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Divided They Fell Paperback – October 1, 1998
"The Best 'Worst President'" by Mark Hannah and Bob Staake
A noted political commentator and renowned New Yorker illustrator team up to give Barack Obama the victory lap he deserves. Learn more
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From Publishers Weekly
Copyright 1996 Reed Business Information, Inc. --This text refers to an out of print or unavailable edition of this title.
Top Customer Reviews
Radosh is a former red-diaper-baby from Queens, NY who suffered the "shock of recognition", re Sidney Hook in "Out of Step", during this transformative process. Radosh points out how the party has lost its former core constituency while morphing into a party of grievance for varied and sundry, one issue obstructionist, special interest groups. The entire process has been driven by progressive-socialist utopian intellectuals who, unable to create a communist style revolution in America, have engaged in what Radosh would agree to and what Roger Kimball refers to as the long march through the institutions. Radosh recounts these measures in sequence providing his readers with continuity and substance. He leads us along the way to understanding more fully why America is the politically divided nation that it is today. He's a very conversational writer who takes his readers seamlessly through events without Pretension or bombast. I enjoyed the book immensely and you will to.
All in all, it's been a precipitous come down for the proud party of FDR and Truman and JFK.
Ronald Radosh opens a window on the problems that have plagued the national Democratic Party these many years. In an incisive history penned prior to the 1996 election, he traces the demise of the Democratic majority to the Party's capture by Far Left, or New Politics, factions that would dominate its agenda from the late 1960s to the advent of Clinton in the early 1990s.
Radosh's book is an excellent chronicle of a Party that lost touch with its core constituencies, and as it moved increasingly to placate highly vocal Radicals on its Left fringe, encouraged the en masse defection of Middle Class voters, some of whom have never returned.
The increasing Far-Left tilt of the Democractic Party in the 1970s and 1980s engendered a realignment that continues to affect the political landscape two decades later.
The book comes to the sensible conclusion that American politics needs a change in its political system to provide a place for a party of fiscal responsibility, cultural conservatism and a limited social net. Where the book is at its fiercest and most profound, though, is in demonstrating the intensely anti-democratic and anti-pragmatic radicalism of the “New Democratic” movement, including its preference for ideological rigidity and a refusal to compromise its “purity” for the sake of gradual and meaningful gains. The end result is a picture of a generation and mindset gone awry that has validity beyond the mere scope of this well-researched and feisty book.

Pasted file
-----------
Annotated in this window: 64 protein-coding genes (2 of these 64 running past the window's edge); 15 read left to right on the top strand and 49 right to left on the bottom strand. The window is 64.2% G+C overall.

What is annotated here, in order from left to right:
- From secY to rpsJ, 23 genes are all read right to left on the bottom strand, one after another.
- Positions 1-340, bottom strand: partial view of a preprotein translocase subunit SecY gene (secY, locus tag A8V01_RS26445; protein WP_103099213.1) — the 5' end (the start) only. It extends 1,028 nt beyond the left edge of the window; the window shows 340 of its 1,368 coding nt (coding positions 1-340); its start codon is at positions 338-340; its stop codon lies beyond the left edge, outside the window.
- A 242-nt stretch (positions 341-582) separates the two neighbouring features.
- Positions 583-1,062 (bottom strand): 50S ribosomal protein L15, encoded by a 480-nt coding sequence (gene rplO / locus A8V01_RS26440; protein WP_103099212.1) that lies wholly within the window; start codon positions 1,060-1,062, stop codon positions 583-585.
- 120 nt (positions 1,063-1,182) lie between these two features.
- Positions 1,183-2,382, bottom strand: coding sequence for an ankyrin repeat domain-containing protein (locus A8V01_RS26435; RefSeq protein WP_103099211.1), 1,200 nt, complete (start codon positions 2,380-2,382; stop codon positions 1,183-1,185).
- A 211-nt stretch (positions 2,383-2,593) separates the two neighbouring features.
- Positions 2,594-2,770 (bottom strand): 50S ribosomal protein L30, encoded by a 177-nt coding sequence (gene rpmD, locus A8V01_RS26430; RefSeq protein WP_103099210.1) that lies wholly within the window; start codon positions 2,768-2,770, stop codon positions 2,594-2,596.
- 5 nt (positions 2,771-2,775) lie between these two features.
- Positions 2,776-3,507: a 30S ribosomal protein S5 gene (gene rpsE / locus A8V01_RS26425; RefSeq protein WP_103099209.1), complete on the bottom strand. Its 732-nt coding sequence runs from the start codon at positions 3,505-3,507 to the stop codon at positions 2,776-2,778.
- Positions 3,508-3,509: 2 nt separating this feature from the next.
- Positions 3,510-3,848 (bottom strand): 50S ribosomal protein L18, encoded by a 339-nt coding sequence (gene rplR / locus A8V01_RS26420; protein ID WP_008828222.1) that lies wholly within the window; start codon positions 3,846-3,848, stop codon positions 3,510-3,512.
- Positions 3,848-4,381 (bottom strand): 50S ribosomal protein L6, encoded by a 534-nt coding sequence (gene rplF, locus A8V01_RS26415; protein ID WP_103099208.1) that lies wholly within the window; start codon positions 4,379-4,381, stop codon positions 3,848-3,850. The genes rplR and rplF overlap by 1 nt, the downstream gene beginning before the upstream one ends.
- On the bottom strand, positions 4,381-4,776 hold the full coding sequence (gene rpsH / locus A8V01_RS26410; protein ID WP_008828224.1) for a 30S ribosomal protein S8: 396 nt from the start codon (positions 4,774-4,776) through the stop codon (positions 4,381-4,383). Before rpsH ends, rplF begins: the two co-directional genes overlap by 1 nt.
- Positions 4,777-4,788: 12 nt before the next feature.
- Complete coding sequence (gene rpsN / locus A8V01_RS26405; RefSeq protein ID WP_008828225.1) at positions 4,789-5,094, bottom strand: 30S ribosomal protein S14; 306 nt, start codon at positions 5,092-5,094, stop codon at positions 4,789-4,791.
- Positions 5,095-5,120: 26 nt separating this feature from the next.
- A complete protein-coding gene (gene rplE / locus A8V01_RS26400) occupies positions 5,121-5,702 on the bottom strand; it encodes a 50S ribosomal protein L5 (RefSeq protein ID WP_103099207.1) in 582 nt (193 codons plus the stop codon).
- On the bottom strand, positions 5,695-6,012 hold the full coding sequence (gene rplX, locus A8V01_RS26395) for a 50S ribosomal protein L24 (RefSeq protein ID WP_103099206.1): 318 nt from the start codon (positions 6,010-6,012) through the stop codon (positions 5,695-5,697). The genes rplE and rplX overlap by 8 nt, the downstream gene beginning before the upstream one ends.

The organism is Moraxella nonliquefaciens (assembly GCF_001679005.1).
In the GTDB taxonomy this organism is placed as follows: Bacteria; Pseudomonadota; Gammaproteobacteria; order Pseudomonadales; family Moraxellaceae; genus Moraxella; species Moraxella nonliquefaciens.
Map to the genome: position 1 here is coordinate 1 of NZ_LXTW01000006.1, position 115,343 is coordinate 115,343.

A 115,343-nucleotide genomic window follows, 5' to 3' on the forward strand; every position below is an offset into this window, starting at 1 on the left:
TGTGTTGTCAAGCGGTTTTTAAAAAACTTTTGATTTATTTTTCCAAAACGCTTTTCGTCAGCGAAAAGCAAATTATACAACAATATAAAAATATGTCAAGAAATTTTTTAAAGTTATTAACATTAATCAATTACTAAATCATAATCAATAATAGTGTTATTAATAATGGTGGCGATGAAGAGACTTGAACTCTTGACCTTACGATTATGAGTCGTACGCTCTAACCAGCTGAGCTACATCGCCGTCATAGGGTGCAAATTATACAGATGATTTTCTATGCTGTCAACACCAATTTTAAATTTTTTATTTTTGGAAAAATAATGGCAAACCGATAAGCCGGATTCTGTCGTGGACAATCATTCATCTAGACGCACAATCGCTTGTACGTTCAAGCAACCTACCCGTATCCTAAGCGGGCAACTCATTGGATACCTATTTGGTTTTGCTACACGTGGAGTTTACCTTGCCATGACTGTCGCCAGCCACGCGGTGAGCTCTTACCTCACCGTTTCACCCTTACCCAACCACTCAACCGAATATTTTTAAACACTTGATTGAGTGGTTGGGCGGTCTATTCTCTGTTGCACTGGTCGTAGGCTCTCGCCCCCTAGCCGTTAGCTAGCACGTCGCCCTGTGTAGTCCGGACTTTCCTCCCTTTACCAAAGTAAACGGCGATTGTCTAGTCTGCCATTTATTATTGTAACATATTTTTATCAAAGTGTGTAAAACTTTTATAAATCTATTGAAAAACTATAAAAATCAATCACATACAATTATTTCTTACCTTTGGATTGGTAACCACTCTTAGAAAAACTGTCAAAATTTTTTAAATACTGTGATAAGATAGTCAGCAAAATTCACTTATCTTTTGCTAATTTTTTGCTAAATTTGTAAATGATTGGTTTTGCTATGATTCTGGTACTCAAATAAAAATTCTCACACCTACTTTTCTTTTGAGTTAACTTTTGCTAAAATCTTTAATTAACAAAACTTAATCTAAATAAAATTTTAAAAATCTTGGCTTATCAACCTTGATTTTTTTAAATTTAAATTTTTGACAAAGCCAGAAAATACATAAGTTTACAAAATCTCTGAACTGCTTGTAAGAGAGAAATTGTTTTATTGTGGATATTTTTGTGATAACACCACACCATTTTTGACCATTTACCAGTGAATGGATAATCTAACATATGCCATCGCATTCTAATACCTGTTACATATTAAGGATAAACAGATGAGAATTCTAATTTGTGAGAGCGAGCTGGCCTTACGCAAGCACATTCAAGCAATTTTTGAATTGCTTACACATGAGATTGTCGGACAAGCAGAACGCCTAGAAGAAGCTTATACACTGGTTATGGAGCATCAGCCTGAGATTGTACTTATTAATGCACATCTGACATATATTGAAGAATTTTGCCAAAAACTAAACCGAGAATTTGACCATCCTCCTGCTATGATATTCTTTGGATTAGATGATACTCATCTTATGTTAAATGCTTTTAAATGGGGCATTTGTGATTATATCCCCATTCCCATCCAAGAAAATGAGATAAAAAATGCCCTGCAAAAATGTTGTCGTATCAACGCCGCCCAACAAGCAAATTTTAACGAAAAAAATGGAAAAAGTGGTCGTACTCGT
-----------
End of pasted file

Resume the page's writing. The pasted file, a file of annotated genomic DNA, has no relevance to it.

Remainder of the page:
Whether you wish to mourn the decline of the Democrats or dance on the grave, this is a worthwhile book to read. One can better understand the reason why Pelosi and Obama are the face of present Democrats and why Blue Dog Democrats are perennially endangered by electoral trends. That sort of insight is worth a read.
Mississippi had led the nation in beatings, lynching, and mysterious disappearances. African Americans were registered to vote there at the lowest rate in the United States. The Mississippi Free Democratic Party was prepared to take over the state's delegation to the 1964 national convention. The Freedom Democrats were pledged to support the convention's expected choice, Lyndon Johnson.
The arguments favoring seating of the Freedom Democrats gave rise to the New Left. The fight between the two Mississippi delegations and Bayard Rustin, Martin Luther King, Joseph Rauh, and Walter Reuther foreshadowed splits within the Democratic Party over Vietnam and the break-up of the old liberal-labor coalition. The Voting Rights Act passed in 1965. The danger to the Democratic Party was that demands of the most radical adherents would come to dominate its ranks.
At a Conference on the New Politics held at the Palmer House in Chicago, Martin Luther King called for a new coalition of conscience. One observer said that the convention was transformed to a morality play on race relations. Allard Lowenstein, for one, is profiled. The reform of the Democratic Party in 1972 was undertaken by New Politics types. The author takes us through problems created by the Vietnam War, the candidacies of McGovern, McCarthy, Mondale, and Dukakis, and the presidencies of Clinton and Carter.Read more ›
Most Recent Customer Reviews
Excellent and enlightening history of the radicalization of the Democratic Party starting in the 1960's.Published 18 months ago by Rodger Hammerstein